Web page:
Thursday 27 October 2016

Extension of HPV vaccine to boys on the cards

Expert says acute side-effects "not due to jab"

claire mc cormack

Published 21/02/2016 | 02:30

HPV vaccine. Photo: PA
HPV vaccine. Photo: PA

A new version of the HPV anti-cervical cancer vaccine is likely to be introduced as a top medical expert dismissed claims that acute long-term side-effects in young girls are linked to the jab.

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The HPV programme was rolled out to girls in secondary schools all over the country in 2010.

It is also anticipated that the next government will recommend that the vaccine programme be extended to boys.

The vaccine is intended to protect against diseases caused by human papillomavirus (HPV), including: pre-cancerous lesions of the female genitals and anus, genital warts and cervical and anal cancers.

This summer there will be a conference in Salzburg to mark the 10-year anniversary of the introduction of the Gardasil vaccine.

It will also feature the launch of Gardasil 9 - a new, extended version of the vaccine that will protect against five additional HPV viruses.

The US has already made the switch.

Initially, medical experts believed they would have to wait several years before seeing any results. However, a number of impact studies coming out of programmes in Australia, Scotland and Denmark are showing promising short-term results.

The vaccine was rolled out in these countries approximately two years before Ireland.

Janice Murtagh, senior medical adviser for Sanofi Pasteur MSD, the largest company in the world devoted entirely to vaccines, said in Scotland they are already seeing a 50pc reduction in premalignant lesions in the vaccinated population.

"In less than a decade of the introduction of the programme, we are already seeing results in terms of a decrease," she said.

"The cancers could potentially be eradicated through HPV vaccination and we're hoping that when the cohort of Irish girls present for their smears that we will see a decrease in cervical abnormalities," she said.

The first population of vaccinated Irish girls will present for their cervical smears in 2018 and their vaccination status will be recorded.

Treatment for HPV cancers can be highly emotional and distressing for the individuals. In addition, sexual health clinics are extremely costly to the taxpayer. HPV causes 5pc of the worldwide cancer burden.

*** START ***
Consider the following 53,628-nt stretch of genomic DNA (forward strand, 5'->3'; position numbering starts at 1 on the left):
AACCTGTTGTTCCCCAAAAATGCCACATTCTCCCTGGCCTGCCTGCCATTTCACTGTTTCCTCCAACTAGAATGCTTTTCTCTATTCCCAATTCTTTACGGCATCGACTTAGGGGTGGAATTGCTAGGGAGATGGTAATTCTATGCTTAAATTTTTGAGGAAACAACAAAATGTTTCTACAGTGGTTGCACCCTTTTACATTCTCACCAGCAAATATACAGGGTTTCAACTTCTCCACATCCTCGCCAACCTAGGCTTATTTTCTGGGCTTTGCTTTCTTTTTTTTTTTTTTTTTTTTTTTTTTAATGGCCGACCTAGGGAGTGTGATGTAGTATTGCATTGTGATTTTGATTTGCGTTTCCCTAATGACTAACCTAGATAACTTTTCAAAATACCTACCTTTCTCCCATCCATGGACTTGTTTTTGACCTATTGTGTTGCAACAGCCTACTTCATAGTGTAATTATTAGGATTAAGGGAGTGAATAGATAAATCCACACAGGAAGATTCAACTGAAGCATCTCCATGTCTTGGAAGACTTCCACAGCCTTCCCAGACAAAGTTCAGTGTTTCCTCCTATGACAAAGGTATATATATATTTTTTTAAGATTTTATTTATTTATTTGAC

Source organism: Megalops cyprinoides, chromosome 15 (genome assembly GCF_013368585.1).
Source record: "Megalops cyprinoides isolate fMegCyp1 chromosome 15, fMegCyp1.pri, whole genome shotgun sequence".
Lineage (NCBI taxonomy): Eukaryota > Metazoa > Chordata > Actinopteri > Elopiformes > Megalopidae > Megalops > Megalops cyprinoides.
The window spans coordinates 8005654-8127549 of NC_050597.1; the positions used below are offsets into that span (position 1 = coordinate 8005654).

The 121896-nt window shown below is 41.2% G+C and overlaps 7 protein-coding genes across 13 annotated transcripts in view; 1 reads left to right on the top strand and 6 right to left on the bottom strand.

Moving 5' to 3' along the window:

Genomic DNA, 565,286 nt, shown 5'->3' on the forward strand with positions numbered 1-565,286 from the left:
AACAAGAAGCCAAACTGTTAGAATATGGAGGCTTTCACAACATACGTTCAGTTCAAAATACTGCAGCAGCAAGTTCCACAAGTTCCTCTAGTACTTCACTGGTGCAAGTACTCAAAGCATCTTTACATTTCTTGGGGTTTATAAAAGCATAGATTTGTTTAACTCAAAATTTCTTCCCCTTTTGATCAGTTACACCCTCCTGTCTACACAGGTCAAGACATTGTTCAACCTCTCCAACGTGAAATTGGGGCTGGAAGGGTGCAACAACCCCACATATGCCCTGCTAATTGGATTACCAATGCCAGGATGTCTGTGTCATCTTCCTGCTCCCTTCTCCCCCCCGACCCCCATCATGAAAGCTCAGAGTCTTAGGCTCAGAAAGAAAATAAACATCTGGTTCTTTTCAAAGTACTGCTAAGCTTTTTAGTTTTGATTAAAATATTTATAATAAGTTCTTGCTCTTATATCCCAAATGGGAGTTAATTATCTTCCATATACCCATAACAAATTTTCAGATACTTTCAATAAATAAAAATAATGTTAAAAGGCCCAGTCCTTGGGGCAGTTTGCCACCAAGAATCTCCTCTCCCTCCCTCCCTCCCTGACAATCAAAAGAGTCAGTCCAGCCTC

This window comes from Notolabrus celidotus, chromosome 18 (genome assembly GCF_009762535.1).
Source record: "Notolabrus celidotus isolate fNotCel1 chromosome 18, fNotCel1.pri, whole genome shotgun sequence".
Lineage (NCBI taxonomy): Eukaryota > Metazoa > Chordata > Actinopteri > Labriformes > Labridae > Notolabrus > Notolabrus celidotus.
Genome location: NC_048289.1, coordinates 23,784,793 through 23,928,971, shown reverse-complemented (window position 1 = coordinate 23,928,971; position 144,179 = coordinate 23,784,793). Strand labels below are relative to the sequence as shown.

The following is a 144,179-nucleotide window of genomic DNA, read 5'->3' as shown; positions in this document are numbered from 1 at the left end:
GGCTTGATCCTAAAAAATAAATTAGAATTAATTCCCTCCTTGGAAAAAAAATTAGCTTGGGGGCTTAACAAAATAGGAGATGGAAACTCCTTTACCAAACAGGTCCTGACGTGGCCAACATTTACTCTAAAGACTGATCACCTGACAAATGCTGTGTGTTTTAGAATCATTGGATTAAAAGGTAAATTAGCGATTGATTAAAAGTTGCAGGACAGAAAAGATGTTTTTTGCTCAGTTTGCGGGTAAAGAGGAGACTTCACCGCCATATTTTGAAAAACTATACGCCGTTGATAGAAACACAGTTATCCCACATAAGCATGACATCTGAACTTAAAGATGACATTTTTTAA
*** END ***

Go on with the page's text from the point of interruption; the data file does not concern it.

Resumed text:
Ms Murtagh says the HPV vaccination programme is one of the most successful in the world. Uptake nationally is approximately at 85pc.

Studies from Australia, where a "girls-only" HPV vaccination programme was rolled out in 2007, reveal that immediately after receiving the jab the percentage of cases of genital warts decreased by almost 92pc.

Interestingly, in the same cohort of Australian boys who were not vaccinated, there is an 81pc decrease in the presentation of genital warts.

"This is an example of herd immunity. They are seeing a decrease in virus circulation, so the boys having sex with vaccinated girls have a lesser risk of picking up genital warts," she said.

A woman's risk of picking up HPV is very high between mid-20s to 40s, but then it decreases. However, a man's risk remains at a constant level.

Last December, senior health policy advisers to the Government recommended that Irish boys also get the vaccine.

"There is a huge amount of scientific data that boys should be vaccinated as well. We believe the Irish recommendation is imminent," said Ms Murtagh.

Despite this optimism, fear is growing that the uptake of vaccine will plummet this March - when girls are due their next jab.

Members of Reactions and Effects of Gardasil Resulting in Extreme Trauma (Regret), a parents' group, claim their daughters - mostly aged 11-17 years - became seriously ill after receiving the Gardasil vaccine.

Almost 280 girls have presented to the group so far. They all claim to be suffering a broad range of debilitating ailments, including seizures, constant pain, chronic fatigue, pancreatitis, lock jaw, menstrual problems and extreme anxiety.

Despite these claims, Ms Murtagh is adamant that the side-effects are not linked to the HPV jab. "We can definitively say there is no link back to our vaccine," she said.

Anna Cannon, a spokesperson for Regret, said: "Some 10,000 teenagers worldwide are presenting with mirroring side-effects. This vaccine warrants a major investigation."

Sunday Independent

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